The biggest change is easily the “burden shift.” For decades, Ohio has been the only state which required the victim of a deadly force encounter to prove self-defense if charged. The State could seize your property, deny your civil rights, and imprison you without ever proving a thing. No more! This change affects every person and is not limited to firearms.
People who exercise the right of self-defense will no longer be required to waive their Fifth Amendment right to remain silent. The State now must disprove beyond a reasonable doubt that the defendant acted in self-defense. It is shocking that in this day and age anyone opposed this section of the bill. If this were the only change, it would be a great improvement in Ohio law.
What does NOT change with burden shift:
The standard for use of lethal force remains unchanged. (CAUTION: Many in the media and other groups have made false statements that could lead to criminal convictions if acted upon.)
Lethal force remains a tool of last resort. If there are other options that can be exercised safely, a victim must use those before using deadly force. Those using lethal force will still be expected to articulate that they were honestly and reasonably in fear of immediate and unavoidable death or great bodily harm.
Preemption has been strengthened. As usual, political subdivisions (cities, townships, counties, etc.) must follow state law. This one section of law will not take effect until the end of the year. This gives entities ample time to repeal codes that are in conflict with state law. After this time, individuals and groups will be able to seek remedy through the courts. (Note: The city of Columbus has already filed a lawsuit against the state on this section of the law, RC 9.68.)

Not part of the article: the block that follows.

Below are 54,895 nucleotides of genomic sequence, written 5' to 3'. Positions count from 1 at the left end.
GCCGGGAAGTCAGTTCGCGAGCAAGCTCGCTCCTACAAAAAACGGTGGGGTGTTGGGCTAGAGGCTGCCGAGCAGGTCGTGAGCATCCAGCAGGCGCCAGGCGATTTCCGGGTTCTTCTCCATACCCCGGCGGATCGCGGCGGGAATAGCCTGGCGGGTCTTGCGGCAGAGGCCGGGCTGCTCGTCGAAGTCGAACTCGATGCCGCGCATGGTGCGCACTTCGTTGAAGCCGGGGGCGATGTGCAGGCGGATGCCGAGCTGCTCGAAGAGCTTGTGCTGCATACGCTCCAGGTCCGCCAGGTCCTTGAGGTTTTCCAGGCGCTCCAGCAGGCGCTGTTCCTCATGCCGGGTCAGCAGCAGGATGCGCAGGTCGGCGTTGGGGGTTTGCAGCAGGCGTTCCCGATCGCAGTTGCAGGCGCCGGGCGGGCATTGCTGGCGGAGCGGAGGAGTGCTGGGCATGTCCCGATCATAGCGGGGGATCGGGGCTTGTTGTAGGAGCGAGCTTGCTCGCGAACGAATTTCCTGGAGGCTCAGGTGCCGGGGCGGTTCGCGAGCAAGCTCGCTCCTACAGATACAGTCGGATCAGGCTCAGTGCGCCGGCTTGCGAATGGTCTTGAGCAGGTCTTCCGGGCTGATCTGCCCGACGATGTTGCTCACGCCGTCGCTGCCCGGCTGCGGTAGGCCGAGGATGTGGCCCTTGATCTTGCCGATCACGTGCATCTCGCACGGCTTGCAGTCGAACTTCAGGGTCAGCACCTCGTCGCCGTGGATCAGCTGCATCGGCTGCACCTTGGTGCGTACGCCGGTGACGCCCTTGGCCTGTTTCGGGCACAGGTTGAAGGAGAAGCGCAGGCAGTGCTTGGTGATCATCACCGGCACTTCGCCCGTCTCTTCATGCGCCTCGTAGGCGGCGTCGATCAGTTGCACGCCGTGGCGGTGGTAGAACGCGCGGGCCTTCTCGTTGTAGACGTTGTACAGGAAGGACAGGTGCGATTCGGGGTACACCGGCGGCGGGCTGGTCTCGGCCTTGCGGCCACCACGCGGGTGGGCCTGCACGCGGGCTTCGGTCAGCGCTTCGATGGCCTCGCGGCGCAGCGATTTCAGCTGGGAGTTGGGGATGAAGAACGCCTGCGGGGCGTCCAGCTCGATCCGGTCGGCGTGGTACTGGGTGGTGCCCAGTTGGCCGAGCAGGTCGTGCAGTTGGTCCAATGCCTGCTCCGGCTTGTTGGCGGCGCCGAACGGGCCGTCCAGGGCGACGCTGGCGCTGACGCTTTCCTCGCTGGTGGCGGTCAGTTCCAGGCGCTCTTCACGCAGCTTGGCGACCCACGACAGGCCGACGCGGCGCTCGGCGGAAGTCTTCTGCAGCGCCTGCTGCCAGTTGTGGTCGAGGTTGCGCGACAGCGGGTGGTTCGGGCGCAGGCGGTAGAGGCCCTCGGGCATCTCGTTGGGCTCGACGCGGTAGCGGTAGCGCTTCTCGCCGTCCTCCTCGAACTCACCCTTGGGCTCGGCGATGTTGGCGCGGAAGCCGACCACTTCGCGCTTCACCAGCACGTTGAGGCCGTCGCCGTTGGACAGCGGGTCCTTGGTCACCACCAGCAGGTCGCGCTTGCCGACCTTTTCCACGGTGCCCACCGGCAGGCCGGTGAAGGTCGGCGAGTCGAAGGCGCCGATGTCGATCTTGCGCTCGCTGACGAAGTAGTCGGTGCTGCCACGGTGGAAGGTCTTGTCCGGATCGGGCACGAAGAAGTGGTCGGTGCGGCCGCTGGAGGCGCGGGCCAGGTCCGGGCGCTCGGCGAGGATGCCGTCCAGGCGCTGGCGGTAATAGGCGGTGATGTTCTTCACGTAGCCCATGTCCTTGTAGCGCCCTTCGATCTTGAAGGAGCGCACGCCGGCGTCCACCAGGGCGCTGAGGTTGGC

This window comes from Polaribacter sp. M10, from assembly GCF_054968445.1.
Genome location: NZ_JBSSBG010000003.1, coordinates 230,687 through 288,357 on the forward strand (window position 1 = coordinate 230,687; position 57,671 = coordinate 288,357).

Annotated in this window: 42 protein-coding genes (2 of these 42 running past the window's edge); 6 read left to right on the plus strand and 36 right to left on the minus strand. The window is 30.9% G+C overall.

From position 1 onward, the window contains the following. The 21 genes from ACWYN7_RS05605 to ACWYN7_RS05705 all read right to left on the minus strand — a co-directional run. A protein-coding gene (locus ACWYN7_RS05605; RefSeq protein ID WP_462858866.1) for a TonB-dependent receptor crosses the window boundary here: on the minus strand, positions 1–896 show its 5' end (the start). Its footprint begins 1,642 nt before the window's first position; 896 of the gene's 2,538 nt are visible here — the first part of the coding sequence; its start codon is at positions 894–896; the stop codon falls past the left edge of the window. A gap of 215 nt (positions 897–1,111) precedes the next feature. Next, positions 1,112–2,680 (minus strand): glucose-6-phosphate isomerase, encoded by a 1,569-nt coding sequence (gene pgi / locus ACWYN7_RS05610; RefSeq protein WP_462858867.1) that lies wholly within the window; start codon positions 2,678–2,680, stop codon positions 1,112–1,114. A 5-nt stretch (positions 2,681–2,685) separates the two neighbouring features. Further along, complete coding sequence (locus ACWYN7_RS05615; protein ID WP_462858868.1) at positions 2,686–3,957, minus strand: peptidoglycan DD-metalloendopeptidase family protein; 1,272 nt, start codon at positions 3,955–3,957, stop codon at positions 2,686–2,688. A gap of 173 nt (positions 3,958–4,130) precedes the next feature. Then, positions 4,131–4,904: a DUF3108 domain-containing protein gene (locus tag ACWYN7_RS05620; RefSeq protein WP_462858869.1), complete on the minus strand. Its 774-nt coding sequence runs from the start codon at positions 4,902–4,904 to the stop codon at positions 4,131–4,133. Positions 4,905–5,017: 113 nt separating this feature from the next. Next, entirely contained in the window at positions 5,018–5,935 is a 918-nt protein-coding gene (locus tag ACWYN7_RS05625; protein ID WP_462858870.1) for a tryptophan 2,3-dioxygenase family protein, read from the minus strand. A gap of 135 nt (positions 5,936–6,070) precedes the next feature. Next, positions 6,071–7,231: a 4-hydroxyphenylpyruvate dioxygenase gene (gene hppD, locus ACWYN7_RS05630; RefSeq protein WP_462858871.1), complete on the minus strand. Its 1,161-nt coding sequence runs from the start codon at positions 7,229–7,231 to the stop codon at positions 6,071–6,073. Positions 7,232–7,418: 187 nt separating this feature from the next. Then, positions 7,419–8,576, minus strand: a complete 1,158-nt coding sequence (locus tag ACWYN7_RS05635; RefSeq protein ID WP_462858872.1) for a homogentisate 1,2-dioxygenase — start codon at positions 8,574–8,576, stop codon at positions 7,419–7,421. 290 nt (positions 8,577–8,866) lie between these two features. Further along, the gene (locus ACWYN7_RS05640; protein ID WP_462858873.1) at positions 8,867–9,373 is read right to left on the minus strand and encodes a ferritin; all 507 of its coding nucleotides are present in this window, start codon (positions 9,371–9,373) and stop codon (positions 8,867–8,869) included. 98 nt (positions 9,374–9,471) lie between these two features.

Ohio law now mirrors Federal law on the definition of a sawed-off shotgun. The Mossberg Shockwave, Remington Tac-14 and future similarly styled guns will now be legal in Ohio.
There will now be increased penalties for straw purchase of firearms for prohibited persons. This has been federal law for years, but this will now allow state authorities to prosecute crimes where federal cases may be less than forthcoming. It is well known that criminals who can’t buy guns steal them or get others who can pass a background check to buy weapons for them. Local law-enforcement and prosecutors now have tools to prosecute such criminals. (Note: Interestingly the Ohio Prosecuting Attorneys Association, Chiefs of Police and FOP all opposed this bill. One must wonder whose side they are on.)
Entities that permit concealed carry will no longer be required to post signs saying that firearms are prohibited. This is a clean up from two sessions ago when government entities were given permission to allow firearms, but were still required to post signs. Now the law is simple: If guns are banned, there is a requirement to post a sign. If guns are permitted, there is no requirement to post a sign.
Correctional facilities will have the authority to grant corrections officers the ability to carry firearms in their official capacity if they have approved training.This needs no explanation.
An “establishment serving the public” will not be permitted to prohibit off duty law enforcement officers from carrying firearms in that establishment. The officer must not be intoxicated or consuming beer/alcohol and other restrictions apply.
Overall this is an excellent bill that better protects all law-abiding people in the state of Ohio. It places appropriate burdens on the state and local governments and protects the rights of citizens. It is not just a bill about “guns” but about life and liberty. It is puzzling how any good person could oppose these changes.
Buckeye Firearms Association is proud of the work we have done from idea, through drafting, passage and now enactment of this important legislation. We thank the many legislators and aids who also work to improve our state, and our members/supporters who enable us to continue our missing of protecting and restoring Second Amendment rights.